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Tables

Tables are very similar to arrays in mathematics, but tables often contain words and have lines separating rows and columns. LATEX has a tabular environment that is almost identical to the array environment. As with arrays, the command that begins the environment has an extra parameter that specifies the format of the columns. This format uses l, r, and c to for left-, right- and center-justified columns. It can also include | characters to indicate where vertical lines are to be drawn in the table. For example, \begin{tabular}{|r||cc|} Will produce a table with three columns. The entries in the first column are right-justified; the other two columns are center-justified. There is a vertical line on each side of the table, a double vertical line between the first and second column, and no line between the second column and the third.

In the data for the table, the end of a row is marked with \\. Items on a row are separated with &. You can also put the command \hline before the first row, after the last row, or between rows to indicate places where a horizontal line is supposed to be drawn across the table. If you want to draw a horizontal line just across columns 2 through 4, use \cline{2-4}.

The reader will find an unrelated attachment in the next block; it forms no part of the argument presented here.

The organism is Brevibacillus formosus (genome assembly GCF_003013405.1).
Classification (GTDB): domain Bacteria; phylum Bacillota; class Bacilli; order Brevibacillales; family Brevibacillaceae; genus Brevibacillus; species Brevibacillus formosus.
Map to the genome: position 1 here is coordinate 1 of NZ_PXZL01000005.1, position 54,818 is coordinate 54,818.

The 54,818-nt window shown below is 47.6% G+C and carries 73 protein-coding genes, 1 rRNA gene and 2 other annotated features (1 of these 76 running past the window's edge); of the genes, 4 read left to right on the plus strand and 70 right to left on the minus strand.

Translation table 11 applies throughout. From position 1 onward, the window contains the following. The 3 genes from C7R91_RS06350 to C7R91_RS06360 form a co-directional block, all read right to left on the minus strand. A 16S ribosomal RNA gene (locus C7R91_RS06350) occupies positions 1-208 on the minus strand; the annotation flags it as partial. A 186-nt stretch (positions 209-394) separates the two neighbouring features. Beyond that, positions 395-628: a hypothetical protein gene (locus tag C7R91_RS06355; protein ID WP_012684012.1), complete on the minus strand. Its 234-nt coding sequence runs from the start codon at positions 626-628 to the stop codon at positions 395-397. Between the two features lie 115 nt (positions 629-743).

Sometimes, you would like to have one item span several columns. You can do this by using a \multicolumn command in your table data. This command takes the form \multicolumn{ct}{fmt}{item} where ct is a number that says how many columns should be covered; fmt contains exactly one r, l, or c to say how the item should be justified (and can also contain one or more | characters to draw vertical lines); and item is the actual text of the item.

The standard look of tables is a bit cramped vertically for my taste. Adding the command \renewcommand{\arraystretch}{1.2} to the document preamble will stretch arrays and tables vertically by a factor of 1.2, giving them a less cramped appearance.

Note: To center a table on the page, put it in a center environment, that is, between \begin{center} and \end{center}.

Next: Graphics Up: Fancy Stuff Previous: Lists
David Eck 2003-10-21